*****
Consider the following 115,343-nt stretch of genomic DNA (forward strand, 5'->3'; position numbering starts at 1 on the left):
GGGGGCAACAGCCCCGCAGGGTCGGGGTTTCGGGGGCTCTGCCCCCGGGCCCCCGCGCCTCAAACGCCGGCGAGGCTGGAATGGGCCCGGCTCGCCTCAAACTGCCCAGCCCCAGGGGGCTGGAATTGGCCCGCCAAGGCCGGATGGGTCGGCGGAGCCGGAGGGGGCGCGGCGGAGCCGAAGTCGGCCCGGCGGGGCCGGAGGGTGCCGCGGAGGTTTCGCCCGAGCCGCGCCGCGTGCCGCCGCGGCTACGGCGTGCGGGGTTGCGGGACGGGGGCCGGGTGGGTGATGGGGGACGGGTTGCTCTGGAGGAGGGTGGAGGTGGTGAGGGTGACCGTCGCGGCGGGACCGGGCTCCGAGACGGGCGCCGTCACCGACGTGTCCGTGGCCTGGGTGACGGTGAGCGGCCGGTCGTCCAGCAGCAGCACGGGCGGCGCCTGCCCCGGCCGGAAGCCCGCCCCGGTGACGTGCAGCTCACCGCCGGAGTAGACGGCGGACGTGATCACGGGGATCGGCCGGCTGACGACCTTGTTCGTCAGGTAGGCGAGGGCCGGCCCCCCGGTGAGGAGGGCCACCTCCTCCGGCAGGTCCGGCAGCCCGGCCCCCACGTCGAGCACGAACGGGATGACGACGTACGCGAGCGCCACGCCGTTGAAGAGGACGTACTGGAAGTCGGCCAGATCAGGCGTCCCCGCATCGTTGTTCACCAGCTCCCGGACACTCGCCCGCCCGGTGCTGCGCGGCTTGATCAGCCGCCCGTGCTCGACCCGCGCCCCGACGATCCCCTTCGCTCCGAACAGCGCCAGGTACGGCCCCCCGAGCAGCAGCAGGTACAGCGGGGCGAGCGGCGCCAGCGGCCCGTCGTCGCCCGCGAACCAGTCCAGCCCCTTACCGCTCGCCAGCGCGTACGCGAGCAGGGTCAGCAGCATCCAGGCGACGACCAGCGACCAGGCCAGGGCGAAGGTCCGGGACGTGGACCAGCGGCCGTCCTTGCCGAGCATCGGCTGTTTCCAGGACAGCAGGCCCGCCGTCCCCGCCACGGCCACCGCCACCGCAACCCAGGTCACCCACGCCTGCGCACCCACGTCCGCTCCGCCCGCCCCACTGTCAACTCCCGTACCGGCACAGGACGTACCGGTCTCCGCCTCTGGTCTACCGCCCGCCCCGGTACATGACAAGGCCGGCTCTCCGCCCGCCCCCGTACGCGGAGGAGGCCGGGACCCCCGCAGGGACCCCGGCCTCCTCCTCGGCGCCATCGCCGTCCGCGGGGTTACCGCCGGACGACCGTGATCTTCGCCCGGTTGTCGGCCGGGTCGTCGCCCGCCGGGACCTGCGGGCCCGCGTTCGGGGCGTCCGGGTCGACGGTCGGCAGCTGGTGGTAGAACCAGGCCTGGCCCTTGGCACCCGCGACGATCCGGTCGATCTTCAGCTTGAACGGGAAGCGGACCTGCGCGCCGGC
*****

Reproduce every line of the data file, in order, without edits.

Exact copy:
Consider the following 115,343-nt stretch of genomic DNA (forward strand, 5'->3'; position numbering starts at 1 on the left):
GGGGGCAACAGCCCCGCAGGGTCGGGGTTTCGGGGGCTCTGCCCCCGGGCCCCCGCGCCTCAAACGCCGGCGAGGCTGGAATGGGCCCGGCTCGCCTCAAACTGCCCAGCCCCAGGGGGCTGGAATTGGCCCGCCAAGGCCGGATGGGTCGGCGGAGCCGGAGGGGGCGCGGCGGAGCCGAAGTCGGCCCGGCGGGGCCGGAGGGTGCCGCGGAGGTTTCGCCCGAGCCGCGCCGCGTGCCGCCGCGGCTACGGCGTGCGGGGTTGCGGGACGGGGGCCGGGTGGGTGATGGGGGACGGGTTGCTCTGGAGGAGGGTGGAGGTGGTGAGGGTGACCGTCGCGGCGGGACCGGGCTCCGAGACGGGCGCCGTCACCGACGTGTCCGTGGCCTGGGTGACGGTGAGCGGCCGGTCGTCCAGCAGCAGCACGGGCGGCGCCTGCCCCGGCCGGAAGCCCGCCCCGGTGACGTGCAGCTCACCGCCGGAGTAGACGGCGGACGTGATCACGGGGATCGGCCGGCTGACGACCTTGTTCGTCAGGTAGGCGAGGGCCGGCCCCCCGGTGAGGAGGGCCACCTCCTCCGGCAGGTCCGGCAGCCCGGCCCCCACGTCGAGCACGAACGGGATGACGACGTACGCGAGCGCCACGCCGTTGAAGAGGACGTACTGGAAGTCGGCCAGATCAGGCGTCCCCGCATCGTTGTTCACCAGCTCCCGGACACTCGCCCGCCCGGTGCTGCGCGGCTTGATCAGCCGCCCGTGCTCGACCCGCGCCCCGACGATCCCCTTCGCTCCGAACAGCGCCAGGTACGGCCCCCCGAGCAGCAGCAGGTACAGCGGGGCGAGCGGCGCCAGCGGCCCGTCGTCGCCCGCGAACCAGTCCAGCCCCTTACCGCTCGCCAGCGCGTACGCGAGCAGGGTCAGCAGCATCCAGGCGACGACCAGCGACCAGGCCAGGGCGAAGGTCCGGGACGTGGACCAGCGGCCGTCCTTGCCGAGCATCGGCTGTTTCCAGGACAGCAGGCCCGCCGTCCCCGCCACGGCCACCGCCACCGCAACCCAGGTCACCCACGCCTGCGCACCCACGTCCGCTCCGCCCGCCCCACTGTCAACTCCCGTACCGGCACAGGACGTACCGGTCTCCGCCTCTGGTCTACCGCCCGCCCCGGTACATGACAAGGCCGGCTCTCCGCCCGCCCCCGTACGCGGAGGAGGCCGGGACCCCCGCAGGGACCCCGGCCTCCTCCTCGGCGCCATCGCCGTCCGCGGGGTTACCGCCGGACGACCGTGATCTTCGCCCGGTTGTCGGCCGGGTCGTCGCCCGCCGGGACCTGCGGGCCCGCGTTCGGGGCGTCCGGGTCGACGGTCGGCAGCTGGTGGTAGAACCAGGCCTGGCCCTTGGCACCCGCGACGATCCGGTCGATCTTCAGCTTGAACGGGAAGCGGACCTGCGCGCCGGC